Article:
As noted above, a subset of parathyroid adenomas contain clonal rearrangements that juxtapose the PTH 5' regulatory region with the cyclin D1 gene. The 11q13 chromosomal breakpoint may be close to cyclin D1 or may extend to as much as 300 kb centromeric of cyclin D1 (Y. Hosokawa et al, unpublished data). This variability in the location of the breakpoint complicates standard approaches for detection of the rearrangement. Thus, there are no accurate estimates of the percentage of parathyroid adenomas that harbor such cyclin D1-activating rearrangements. However, as determined by immunohistochemistry, 20-40% of parathyroid adenomas overexpress cyclin D1 (17-19). In addition to the described chromosomal rearrangement, other molecular mechanisms for cyclin D1 overexpression such as gene amplification, rearrangement with other parathyroid-specific promoters or transcriptional activation may also be operational in these tumors.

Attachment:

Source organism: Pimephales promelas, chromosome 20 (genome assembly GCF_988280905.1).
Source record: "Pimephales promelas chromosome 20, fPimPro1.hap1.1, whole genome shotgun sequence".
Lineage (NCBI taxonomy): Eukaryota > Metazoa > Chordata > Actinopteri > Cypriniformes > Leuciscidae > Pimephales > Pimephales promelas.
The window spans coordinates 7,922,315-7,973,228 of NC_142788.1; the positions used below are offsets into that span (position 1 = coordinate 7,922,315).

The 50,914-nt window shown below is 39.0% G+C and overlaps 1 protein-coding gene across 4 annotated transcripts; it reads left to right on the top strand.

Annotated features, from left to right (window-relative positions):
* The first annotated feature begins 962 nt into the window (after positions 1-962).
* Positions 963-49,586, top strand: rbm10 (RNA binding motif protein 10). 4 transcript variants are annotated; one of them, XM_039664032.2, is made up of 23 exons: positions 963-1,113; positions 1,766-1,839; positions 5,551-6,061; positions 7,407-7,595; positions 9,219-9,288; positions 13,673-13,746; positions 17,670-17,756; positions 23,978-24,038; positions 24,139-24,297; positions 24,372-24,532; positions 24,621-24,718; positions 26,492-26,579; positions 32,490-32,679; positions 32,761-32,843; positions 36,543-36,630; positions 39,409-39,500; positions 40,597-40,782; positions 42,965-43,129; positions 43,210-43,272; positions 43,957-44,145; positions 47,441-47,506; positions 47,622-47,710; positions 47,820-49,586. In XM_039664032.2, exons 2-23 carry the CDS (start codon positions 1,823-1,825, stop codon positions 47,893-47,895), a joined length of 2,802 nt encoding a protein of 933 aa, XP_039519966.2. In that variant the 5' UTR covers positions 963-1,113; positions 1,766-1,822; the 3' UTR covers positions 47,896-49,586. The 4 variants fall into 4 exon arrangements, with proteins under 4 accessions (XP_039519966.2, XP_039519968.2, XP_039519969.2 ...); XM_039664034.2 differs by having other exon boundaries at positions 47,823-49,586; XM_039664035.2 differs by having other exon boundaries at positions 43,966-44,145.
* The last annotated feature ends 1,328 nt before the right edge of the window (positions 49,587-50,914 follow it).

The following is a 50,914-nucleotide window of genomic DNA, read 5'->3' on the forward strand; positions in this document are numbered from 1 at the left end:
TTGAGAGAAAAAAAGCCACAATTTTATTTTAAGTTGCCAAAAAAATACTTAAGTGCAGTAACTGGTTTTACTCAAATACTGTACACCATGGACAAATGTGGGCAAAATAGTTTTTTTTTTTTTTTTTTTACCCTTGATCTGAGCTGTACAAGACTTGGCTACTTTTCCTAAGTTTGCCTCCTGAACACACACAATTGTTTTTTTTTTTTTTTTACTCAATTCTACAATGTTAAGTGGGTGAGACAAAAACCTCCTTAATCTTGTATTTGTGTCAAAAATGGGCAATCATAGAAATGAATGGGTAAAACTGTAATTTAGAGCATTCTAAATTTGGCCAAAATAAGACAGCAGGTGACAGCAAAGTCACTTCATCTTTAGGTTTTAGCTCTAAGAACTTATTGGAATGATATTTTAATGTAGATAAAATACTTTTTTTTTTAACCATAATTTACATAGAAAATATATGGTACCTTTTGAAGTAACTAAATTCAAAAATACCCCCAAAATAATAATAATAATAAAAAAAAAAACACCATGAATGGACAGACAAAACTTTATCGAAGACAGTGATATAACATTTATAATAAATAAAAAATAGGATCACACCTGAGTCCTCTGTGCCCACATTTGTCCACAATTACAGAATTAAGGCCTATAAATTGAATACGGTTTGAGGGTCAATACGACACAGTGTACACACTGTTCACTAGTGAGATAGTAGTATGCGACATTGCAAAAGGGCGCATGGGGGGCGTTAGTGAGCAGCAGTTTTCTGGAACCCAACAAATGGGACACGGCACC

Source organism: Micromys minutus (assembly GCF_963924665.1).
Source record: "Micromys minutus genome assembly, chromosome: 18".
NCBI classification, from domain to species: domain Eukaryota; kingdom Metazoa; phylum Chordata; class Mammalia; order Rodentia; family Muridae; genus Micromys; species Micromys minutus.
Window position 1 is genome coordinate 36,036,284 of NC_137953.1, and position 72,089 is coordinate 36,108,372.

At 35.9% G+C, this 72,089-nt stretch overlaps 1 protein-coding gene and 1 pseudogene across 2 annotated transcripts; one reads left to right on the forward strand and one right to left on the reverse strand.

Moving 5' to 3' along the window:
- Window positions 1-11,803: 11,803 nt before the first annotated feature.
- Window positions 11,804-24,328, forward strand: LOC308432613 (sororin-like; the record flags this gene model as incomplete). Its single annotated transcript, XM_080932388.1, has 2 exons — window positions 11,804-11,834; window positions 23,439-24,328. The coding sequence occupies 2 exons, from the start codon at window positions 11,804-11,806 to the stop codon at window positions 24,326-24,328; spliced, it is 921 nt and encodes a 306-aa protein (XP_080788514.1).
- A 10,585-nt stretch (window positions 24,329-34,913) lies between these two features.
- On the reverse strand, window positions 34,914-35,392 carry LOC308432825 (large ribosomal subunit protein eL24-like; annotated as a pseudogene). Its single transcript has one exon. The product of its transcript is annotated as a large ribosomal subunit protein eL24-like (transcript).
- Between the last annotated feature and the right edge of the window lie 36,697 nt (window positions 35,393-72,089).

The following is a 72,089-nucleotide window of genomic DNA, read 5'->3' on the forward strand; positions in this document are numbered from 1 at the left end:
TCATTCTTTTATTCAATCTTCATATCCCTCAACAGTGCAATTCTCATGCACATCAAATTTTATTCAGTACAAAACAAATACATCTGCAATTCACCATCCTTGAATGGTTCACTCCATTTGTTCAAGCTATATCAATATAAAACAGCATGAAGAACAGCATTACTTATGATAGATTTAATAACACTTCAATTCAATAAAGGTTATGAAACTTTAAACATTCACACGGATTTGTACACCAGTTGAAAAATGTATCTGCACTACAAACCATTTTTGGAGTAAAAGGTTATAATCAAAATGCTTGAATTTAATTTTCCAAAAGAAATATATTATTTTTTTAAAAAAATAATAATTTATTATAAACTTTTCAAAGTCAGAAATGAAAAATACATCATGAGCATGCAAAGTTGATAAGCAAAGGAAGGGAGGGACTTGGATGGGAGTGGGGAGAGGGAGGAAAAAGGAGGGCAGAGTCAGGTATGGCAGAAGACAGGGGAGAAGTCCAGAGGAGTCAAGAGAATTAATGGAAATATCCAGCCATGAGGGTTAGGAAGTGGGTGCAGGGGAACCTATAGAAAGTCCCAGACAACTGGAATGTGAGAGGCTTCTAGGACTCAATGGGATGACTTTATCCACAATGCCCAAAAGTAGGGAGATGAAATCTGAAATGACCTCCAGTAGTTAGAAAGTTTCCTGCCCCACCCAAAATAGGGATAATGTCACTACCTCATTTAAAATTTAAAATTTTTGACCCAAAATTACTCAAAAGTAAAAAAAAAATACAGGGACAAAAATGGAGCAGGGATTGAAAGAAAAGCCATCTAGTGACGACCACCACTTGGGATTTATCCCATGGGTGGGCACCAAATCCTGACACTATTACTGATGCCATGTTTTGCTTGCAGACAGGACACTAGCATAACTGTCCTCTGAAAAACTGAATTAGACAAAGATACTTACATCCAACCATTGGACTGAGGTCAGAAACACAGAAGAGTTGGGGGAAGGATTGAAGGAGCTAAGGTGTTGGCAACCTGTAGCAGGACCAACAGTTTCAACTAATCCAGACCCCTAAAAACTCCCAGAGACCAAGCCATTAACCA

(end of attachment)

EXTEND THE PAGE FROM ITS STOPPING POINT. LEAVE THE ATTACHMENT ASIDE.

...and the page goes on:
In addition to the clonality of cyclin D1 gene lesions, animal models have provided further evidence that cyclin D1 overexpression is indeed capable of driving parathyroid tumorigenesis. Our laboratory has generated a transgenic mouse model for parathyroid neoplasia. These mice harbor a transgene in which the cyclin D1 gene is placed under the control of the PTH regulatory region, thereby mimicking the rearrangement and resultant cyclin D1 overexpression observed in the human tumors. By the age of 6-10 months, these mice develop HPT, as evidenced by parathyroid enlargement and increased serum calcium and PTH levels (20). Thus, tissue-specific overexpression of cyclin D1 does induce parathyroid cell proliferation resulting in HPT.